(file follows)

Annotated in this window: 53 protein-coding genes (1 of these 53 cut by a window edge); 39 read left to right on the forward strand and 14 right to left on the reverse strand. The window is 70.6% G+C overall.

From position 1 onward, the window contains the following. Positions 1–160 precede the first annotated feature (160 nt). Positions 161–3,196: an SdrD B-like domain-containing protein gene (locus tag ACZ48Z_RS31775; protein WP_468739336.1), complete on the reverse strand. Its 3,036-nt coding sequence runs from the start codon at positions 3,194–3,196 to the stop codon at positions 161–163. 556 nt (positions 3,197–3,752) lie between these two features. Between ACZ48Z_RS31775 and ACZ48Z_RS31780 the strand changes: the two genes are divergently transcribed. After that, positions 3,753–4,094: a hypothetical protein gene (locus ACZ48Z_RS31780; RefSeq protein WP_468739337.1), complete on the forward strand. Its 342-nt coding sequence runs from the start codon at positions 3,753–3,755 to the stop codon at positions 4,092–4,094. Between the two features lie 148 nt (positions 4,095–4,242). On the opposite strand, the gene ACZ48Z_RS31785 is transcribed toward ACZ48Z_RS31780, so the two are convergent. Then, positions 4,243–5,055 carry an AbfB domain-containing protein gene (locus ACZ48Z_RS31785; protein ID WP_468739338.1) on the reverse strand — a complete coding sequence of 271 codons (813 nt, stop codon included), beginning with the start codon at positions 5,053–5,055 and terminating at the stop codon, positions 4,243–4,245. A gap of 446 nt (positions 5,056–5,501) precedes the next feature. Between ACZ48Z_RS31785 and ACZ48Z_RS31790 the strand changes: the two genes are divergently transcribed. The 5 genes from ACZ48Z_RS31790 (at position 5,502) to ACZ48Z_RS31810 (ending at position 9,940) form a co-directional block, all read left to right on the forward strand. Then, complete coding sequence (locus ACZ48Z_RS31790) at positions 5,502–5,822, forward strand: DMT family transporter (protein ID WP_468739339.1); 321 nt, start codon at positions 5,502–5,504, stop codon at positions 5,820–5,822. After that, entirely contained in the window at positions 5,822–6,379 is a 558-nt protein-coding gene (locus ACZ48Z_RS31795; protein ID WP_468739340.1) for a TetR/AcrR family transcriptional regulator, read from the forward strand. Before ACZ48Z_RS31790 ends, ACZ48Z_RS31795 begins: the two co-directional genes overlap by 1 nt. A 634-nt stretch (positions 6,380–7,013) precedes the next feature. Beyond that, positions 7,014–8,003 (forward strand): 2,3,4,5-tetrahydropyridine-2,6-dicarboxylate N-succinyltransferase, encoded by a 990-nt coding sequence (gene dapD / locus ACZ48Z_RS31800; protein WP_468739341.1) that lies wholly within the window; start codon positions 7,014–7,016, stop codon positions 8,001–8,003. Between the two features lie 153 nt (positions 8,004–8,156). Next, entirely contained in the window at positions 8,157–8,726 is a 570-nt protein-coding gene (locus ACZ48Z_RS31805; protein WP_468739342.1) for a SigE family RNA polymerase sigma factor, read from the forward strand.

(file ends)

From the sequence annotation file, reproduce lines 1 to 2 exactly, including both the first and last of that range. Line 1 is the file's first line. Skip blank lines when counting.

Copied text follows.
Annotated in this window: 53 protein-coding genes (1 of these 53 cut by a window edge); 39 read left to right on the forward strand and 14 right to left on the reverse strand. The window is 70.6% G+C overall.

From position 1 onward, the window contains the following. Positions 1–160 precede the first annotated feature (160 nt). Positions 161–3,196: an SdrD B-like domain-containing protein gene (locus tag ACZ48Z_RS31775; protein WP_468739336.1), complete on the reverse strand. Its 3,036-nt coding sequence runs from the start codon at positions 3,194–3,196 to the stop codon at positions 161–163. 556 nt (positions 3,197–3,752) lie between these two features. Between ACZ48Z_RS31775 and ACZ48Z_RS31780 the strand changes: the two genes are divergently transcribed. After that, positions 3,753–4,094: a hypothetical protein gene (locus ACZ48Z_RS31780; RefSeq protein WP_468739337.1), complete on the forward strand. Its 342-nt coding sequence runs from the start codon at positions 3,753–3,755 to the stop codon at positions 4,092–4,094. Between the two features lie 148 nt (positions 4,095–4,242). On the opposite strand, the gene ACZ48Z_RS31785 is transcribed toward ACZ48Z_RS31780, so the two are convergent. Then, positions 4,243–5,055 carry an AbfB domain-containing protein gene (locus ACZ48Z_RS31785; protein ID WP_468739338.1) on the reverse strand — a complete coding sequence of 271 codons (813 nt, stop codon included), beginning with the start codon at positions 5,053–5,055 and terminating at the stop codon, positions 4,243–4,245. A gap of 446 nt (positions 5,056–5,501) precedes the next feature. Between ACZ48Z_RS31785 and ACZ48Z_RS31790 the strand changes: the two genes are divergently transcribed. The 5 genes from ACZ48Z_RS31790 (at position 5,502) to ACZ48Z_RS31810 (ending at position 9,940) form a co-directional block, all read left to right on the forward strand. Then, complete coding sequence (locus ACZ48Z_RS31790) at positions 5,502–5,822, forward strand: DMT family transporter (protein ID WP_468739339.1); 321 nt, start codon at positions 5,502–5,504, stop codon at positions 5,820–5,822. After that, entirely contained in the window at positions 5,822–6,379 is a 558-nt protein-coding gene (locus ACZ48Z_RS31795; protein ID WP_468739340.1) for a TetR/AcrR family transcriptional regulator, read from the forward strand. Before ACZ48Z_RS31790 ends, ACZ48Z_RS31795 begins: the two co-directional genes overlap by 1 nt. A 634-nt stretch (positions 6,380–7,013) precedes the next feature. Beyond that, positions 7,014–8,003 (forward strand): 2,3,4,5-tetrahydropyridine-2,6-dicarboxylate N-succinyltransferase, encoded by a 990-nt coding sequence (gene dapD / locus ACZ48Z_RS31800; protein WP_468739341.1) that lies wholly within the window; start codon positions 7,014–7,016, stop codon positions 8,001–8,003. Between the two features lie 153 nt (positions 8,004–8,156). Next, entirely contained in the window at positions 8,157–8,726 is a 570-nt protein-coding gene (locus ACZ48Z_RS31805; protein WP_468739342.1) for a SigE family RNA polymerase sigma factor, read from the forward strand.